Coralie Station in Queensland’s Gulf country is indicative of all the images far north cattle country conjure.
71,000 hectares of sandy, Savannah forest country that can only truly be appreciated from the air.
At the core of the expanse is a modest but welcoming brick house, home to Geoff and Taryn Seccombe and their two young children.
The couple, now in the early thirties, purchased the property back in 2006, striking out on their own to embark on a massive breeder operation.
Today they run 4000 head of Brahman cows, all grown out of Longreach for live export, restocking or feedlots.
But three years in to the operation they were hit with a record breaking flood that saw the property sit under metres of water for months on end. Despite all the water, the ground was drowned for so long the seedbank across most of the country was completely killed off. It’s only in the past 18 months to two years that producers in the region have started to recover, and now drought is biting hard.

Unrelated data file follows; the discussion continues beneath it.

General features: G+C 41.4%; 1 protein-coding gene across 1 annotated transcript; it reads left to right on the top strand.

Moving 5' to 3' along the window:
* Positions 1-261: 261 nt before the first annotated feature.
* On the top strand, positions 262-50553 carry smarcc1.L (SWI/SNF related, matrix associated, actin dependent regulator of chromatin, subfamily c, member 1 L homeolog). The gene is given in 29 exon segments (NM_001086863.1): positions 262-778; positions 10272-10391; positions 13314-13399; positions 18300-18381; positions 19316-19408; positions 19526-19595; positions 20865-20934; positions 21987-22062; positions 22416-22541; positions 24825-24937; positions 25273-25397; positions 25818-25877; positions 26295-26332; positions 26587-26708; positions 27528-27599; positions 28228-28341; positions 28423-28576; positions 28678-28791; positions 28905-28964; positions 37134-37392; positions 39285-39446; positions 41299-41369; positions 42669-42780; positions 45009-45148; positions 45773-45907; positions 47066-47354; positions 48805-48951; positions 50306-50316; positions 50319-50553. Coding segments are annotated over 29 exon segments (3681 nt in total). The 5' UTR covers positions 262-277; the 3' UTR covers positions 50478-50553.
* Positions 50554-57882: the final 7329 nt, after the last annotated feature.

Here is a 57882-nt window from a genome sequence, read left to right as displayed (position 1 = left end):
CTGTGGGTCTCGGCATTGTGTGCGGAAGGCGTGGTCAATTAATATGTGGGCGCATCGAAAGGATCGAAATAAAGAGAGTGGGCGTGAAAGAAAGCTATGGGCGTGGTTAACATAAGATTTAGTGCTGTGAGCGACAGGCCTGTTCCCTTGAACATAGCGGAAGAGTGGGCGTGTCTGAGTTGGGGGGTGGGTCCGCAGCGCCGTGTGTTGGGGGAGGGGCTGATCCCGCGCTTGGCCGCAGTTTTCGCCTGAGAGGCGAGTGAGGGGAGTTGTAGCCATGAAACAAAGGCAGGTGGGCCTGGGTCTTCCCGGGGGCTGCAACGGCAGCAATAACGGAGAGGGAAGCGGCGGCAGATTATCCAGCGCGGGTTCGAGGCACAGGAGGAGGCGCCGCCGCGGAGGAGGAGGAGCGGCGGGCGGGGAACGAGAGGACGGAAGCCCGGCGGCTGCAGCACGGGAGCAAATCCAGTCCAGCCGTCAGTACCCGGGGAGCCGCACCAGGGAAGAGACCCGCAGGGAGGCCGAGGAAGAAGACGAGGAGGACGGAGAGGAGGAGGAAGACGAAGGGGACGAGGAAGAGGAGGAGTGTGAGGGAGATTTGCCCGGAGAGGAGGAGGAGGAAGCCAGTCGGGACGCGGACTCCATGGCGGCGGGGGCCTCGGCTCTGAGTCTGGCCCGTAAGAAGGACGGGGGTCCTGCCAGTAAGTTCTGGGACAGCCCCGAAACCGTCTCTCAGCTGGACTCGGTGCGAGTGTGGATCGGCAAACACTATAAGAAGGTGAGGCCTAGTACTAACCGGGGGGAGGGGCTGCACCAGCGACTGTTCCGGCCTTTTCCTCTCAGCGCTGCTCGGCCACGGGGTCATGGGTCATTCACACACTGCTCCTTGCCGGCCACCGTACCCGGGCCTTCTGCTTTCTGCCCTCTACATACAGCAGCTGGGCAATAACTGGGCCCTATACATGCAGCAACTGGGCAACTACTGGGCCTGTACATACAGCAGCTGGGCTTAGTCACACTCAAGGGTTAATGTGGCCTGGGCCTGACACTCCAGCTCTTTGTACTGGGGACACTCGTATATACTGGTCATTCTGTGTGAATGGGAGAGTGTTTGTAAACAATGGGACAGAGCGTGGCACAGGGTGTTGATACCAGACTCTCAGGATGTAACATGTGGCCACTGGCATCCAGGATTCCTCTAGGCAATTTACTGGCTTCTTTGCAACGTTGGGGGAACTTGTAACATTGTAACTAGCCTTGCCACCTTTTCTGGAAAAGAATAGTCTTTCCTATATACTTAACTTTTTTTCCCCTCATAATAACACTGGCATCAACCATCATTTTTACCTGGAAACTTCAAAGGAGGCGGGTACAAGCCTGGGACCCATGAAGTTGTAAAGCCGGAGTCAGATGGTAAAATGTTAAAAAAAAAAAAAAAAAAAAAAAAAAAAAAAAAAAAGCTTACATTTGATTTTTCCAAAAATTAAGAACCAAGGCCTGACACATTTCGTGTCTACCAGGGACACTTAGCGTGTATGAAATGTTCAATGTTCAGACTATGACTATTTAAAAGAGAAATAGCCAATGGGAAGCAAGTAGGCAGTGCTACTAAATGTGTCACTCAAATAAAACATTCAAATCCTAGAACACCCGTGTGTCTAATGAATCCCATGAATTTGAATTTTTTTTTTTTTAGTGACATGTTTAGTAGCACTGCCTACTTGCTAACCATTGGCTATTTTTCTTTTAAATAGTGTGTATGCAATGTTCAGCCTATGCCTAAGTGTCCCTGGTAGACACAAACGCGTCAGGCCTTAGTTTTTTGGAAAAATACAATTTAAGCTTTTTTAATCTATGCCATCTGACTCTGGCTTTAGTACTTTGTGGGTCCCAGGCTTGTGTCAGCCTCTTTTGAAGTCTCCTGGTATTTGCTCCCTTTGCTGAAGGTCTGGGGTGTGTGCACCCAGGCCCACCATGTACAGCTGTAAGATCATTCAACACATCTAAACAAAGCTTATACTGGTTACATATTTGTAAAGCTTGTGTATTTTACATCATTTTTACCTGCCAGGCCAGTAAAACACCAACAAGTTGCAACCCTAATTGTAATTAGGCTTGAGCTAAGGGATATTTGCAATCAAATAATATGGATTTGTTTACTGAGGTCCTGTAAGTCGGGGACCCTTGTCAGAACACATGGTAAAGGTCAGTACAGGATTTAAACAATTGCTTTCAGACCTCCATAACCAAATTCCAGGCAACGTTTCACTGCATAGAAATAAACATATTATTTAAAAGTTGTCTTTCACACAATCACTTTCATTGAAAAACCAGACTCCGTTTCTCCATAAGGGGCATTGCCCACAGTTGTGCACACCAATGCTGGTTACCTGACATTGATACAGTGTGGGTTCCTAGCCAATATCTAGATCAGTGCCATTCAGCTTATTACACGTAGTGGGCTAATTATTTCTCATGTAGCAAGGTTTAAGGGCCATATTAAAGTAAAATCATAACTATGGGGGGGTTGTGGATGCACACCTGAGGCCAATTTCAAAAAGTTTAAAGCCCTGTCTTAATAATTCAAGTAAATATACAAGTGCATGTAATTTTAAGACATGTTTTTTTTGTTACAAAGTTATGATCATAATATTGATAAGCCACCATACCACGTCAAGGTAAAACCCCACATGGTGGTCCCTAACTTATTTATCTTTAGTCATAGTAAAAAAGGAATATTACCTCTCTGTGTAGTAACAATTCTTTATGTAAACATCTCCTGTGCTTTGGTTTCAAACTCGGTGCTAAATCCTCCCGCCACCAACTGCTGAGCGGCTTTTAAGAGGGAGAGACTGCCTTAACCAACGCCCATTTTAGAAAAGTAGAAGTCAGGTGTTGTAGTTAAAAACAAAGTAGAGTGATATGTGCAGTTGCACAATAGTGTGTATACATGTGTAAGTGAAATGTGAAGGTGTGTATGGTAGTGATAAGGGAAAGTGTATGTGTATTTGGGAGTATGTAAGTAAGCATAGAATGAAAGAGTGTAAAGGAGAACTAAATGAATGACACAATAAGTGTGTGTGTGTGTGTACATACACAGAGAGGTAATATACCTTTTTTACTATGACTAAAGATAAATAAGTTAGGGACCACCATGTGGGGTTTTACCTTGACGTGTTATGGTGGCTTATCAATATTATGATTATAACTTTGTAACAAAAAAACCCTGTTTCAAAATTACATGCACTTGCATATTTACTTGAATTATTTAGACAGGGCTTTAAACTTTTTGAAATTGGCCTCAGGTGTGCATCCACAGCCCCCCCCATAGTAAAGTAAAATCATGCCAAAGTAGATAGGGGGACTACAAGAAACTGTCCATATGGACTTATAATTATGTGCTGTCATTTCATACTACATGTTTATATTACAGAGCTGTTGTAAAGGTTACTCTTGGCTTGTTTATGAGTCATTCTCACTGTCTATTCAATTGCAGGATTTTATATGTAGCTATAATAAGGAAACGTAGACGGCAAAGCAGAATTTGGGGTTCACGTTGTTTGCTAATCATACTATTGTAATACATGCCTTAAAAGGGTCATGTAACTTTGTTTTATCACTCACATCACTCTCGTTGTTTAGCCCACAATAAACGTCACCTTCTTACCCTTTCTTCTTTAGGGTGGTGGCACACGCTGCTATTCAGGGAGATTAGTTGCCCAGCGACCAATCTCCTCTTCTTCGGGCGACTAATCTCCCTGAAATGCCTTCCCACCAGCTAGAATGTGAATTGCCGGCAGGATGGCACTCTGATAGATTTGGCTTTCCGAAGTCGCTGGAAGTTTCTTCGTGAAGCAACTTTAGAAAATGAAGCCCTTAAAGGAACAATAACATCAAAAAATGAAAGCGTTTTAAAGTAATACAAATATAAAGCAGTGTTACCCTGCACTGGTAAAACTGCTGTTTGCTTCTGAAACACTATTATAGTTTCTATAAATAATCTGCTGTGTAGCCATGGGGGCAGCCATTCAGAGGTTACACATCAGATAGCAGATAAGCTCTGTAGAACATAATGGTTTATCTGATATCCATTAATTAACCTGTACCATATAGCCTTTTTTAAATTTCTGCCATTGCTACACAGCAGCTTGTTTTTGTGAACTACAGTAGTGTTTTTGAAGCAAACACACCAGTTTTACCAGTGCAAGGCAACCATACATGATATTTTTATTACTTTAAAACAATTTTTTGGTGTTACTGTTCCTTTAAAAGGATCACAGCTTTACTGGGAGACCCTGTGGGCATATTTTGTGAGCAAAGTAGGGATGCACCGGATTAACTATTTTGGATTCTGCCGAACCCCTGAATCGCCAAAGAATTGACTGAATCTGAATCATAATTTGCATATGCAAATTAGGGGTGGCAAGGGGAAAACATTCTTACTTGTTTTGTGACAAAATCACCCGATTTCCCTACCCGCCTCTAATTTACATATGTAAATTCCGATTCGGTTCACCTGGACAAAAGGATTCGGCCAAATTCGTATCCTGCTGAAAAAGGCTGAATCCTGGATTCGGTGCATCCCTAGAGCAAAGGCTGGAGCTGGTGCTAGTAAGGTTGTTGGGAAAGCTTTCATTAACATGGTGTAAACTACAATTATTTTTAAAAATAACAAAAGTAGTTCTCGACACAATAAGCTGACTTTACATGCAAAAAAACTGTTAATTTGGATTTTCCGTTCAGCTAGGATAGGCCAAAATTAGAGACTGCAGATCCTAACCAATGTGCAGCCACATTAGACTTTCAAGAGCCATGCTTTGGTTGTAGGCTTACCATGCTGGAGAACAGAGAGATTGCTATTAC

The extreme weather events have exacerbated the common soil deficiency issues at Coralie, and now the Seccombe’s are keen to be part of the NRMSH project to help the better manage their pastures and breeders.
Specifically, they’re keen to use the mapping technology to help influence their herd and fertility management plans, as well as aid in accuracy around infrastructure planning.
Geoff Seccombe says while they haven’t been placed to try similar technologies in the past, they’re excited to be part of the roll out of new technology.
“It’s 100 per cent vital to keep with innovation in the agriculture industry,” he said.
For now, he says his greatest challenge in the lingering flow on affects of the live export ban, but he says a love of the land and his family drives him to continue to better his business.